A Tax Refund That Disabled Tennessee Veterans Might Not Know About
By Meg O’Neil, Legal Aid Society
Some Tennessee veterans might be entitled to a tax refund without even realizing it.
Last July, the IRS sent out letters (numbers 6060-A and 6060-D) to roughly 130,000 veterans across the country notifying them about a refund available to those who had taxes improperly withheld from their disability severance pay between 1991 and 2016. To take advantage of the refund, an eligible veteran has to file an amended tax return before the end of July 2019 for the year in which they received disability severance.
As that deadline swiftly approaches, the Tennessee Taxpayer Project (an initiative of Legal Aid Society of Middle Tennessee and the Cumberlands) is stepping up its efforts to get the word out to veterans who might qualify. We don’t know how many veterans in Tennessee are eligible for the program. But considering how life circumstances can change over decades — 1991 feels like an eternity ago — it’s very possible that many of the 130,000 eligible veterans have moved repeatedly or changed names, making it harder for the IRS notification to reach them.
There’s also the possibility that some veterans are intentionally avoiding messages from the IRS — maybe they owe taxes for other income, for instance. Or perhaps they’ve fallen behind on opening mail and the letter is sitting in a pile of things to deal with. Maybe the offer of free money sounds too good to be true.
We want veterans to know that this program is real, and if they’re eligible, they have a right to this money. But they do need to act quickly before the window of eligibility closes.
To be eligible, a veteran has to meet the following five criteria:
- Be found unfit for duty,
- Have fewer than 20 years of service,
- Have a disability rating of less than 30 percent (more about disability ratings below),
- Have left the military after Jan. 17, 1991, and
- Have gotten severance pay for injuries that the military says were combat-related at the time the person left the military.
When a service member suffers a medical disability that makes them unfit for duty, the VA assigns him or her a disability rating based on the severity of his or her disability. Those with ratings over 30 percent are eligible for early retirement with ongoing benefits. Service members with a disability rating of less than 30 percent are traditionally offered a disability severance package as a one-time payment — which is not supposed to be taxed. The government’s error in taxing this benefit was corrected with a recent piece of legislation, the Combat-Injured Veterans Tax Fairness Act of 2016.
The amount of money available through the program largely depends on each veteran’s circumstances, including his years of service and how he originally filled out his federal tax withholding form. If he had several dependents, for instance, he might not have had much money withheld, but a person who was single with zero dependents might be eligible for more. Most people are eligible for between $1,750 and $3,200. These amounts of money can make a big difference in a person’s life, particularly if they’re living paycheck to paycheck.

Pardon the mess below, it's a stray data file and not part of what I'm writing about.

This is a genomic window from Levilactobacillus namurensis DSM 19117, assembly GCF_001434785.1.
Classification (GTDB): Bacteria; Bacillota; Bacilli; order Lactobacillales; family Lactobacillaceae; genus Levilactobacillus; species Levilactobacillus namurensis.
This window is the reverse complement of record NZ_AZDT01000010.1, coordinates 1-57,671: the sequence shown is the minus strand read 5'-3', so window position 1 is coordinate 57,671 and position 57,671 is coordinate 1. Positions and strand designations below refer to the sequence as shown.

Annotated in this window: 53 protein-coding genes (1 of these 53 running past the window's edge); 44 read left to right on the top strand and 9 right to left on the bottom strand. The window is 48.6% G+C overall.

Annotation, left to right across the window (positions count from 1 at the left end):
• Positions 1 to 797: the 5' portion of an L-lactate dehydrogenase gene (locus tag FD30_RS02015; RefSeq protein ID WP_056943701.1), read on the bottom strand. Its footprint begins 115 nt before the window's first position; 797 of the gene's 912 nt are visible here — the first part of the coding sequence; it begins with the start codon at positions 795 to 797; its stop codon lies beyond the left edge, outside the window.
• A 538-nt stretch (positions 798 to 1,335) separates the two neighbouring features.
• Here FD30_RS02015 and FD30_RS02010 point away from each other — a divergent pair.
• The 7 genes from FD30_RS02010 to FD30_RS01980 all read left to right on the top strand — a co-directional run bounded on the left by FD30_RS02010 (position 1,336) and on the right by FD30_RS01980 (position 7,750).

To apply for the benefit, you have to fill out an amended tax return (1040X) and write the words “veteran disability severance” across the top. People at the IRS are trained to catch that wording if it’s clearly written on a form.
The form itself can be tricky to fill out correctly, and unfortunately, there’s no appeal process in place when a form has errors on it. However, if you know your original form is wrong for some reason, you can correct the error by refiling.
In addition, government response time has been slow — one person we’ve worked with who filed in November still hasn’t heard back on the status of her filing, for instance. The recent 34-day government shutdown also complicated the process, since it represented more than one-twelfth of the time that the benefit is available.
My most important piece of advice to veterans is not to procrastinate on exercising your rights. If you’ve received a 6060-A or 6060-D letter from the IRS, read it and determine if you qualify. Follow the instructions very carefully, and call the IRS’ special team number (833-558-5245, ext. 378) to get answers if you’re unsure about something. They are open between 7 a.m. and 7 p.m. Monday through Friday.
The Tennessee Taxpayer Project at Legal Aid Society also offers free legal aid to clients who fall within a certain income threshold (250 percent of the poverty level). If you believe you qualify, call us at 866-481-3669 to see if we can help you in applying for this benefit.
About Meg O’Neil
Meganne O’Neil is a graduate of Cornell University and the University of Tennessee College of Law. She joined the Legal Aid Society in 2019. She is licensed to practice law in New Hampshire and the United States Tax Court.
About Legal Aid Society
Legal Aid Society of Middle Tennessee and the Cumberlands advocates for fairness and justice under the law. The non-profit law firm offers free civil legal representation and educational programs to help people in its region receive justice, protect their well-being and support opportunities to overcome poverty. It serves 48 counties from offices in Clarksville, Columbia, Cookeville, Gallatin, Murfreesboro, Nashville, Oak Ridge and Tullahoma. Legal Aid Society is funded in part by United Way. Learn more at www.las.org or by following the firm on Facebook.